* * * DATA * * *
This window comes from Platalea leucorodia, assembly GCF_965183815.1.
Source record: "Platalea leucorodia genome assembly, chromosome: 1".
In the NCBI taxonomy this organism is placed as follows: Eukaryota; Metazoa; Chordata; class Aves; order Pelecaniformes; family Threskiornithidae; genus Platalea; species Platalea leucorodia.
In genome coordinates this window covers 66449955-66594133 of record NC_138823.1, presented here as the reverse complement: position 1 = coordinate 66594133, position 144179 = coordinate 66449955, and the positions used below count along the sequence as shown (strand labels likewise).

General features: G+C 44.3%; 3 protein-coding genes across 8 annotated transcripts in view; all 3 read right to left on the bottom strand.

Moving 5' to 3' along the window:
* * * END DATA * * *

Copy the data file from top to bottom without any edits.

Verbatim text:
This window comes from Platalea leucorodia, assembly GCF_965183815.1.
Source record: "Platalea leucorodia genome assembly, chromosome: 1".
In the NCBI taxonomy this organism is placed as follows: Eukaryota; Metazoa; Chordata; class Aves; order Pelecaniformes; family Threskiornithidae; genus Platalea; species Platalea leucorodia.
In genome coordinates this window covers 66449955-66594133 of record NC_138823.1, presented here as the reverse complement: position 1 = coordinate 66594133, position 144179 = coordinate 66449955, and the positions used below count along the sequence as shown (strand labels likewise).

General features: G+C 44.3%; 3 protein-coding genes across 8 annotated transcripts in view; all 3 read right to left on the bottom strand.

Moving 5' to 3' along the window: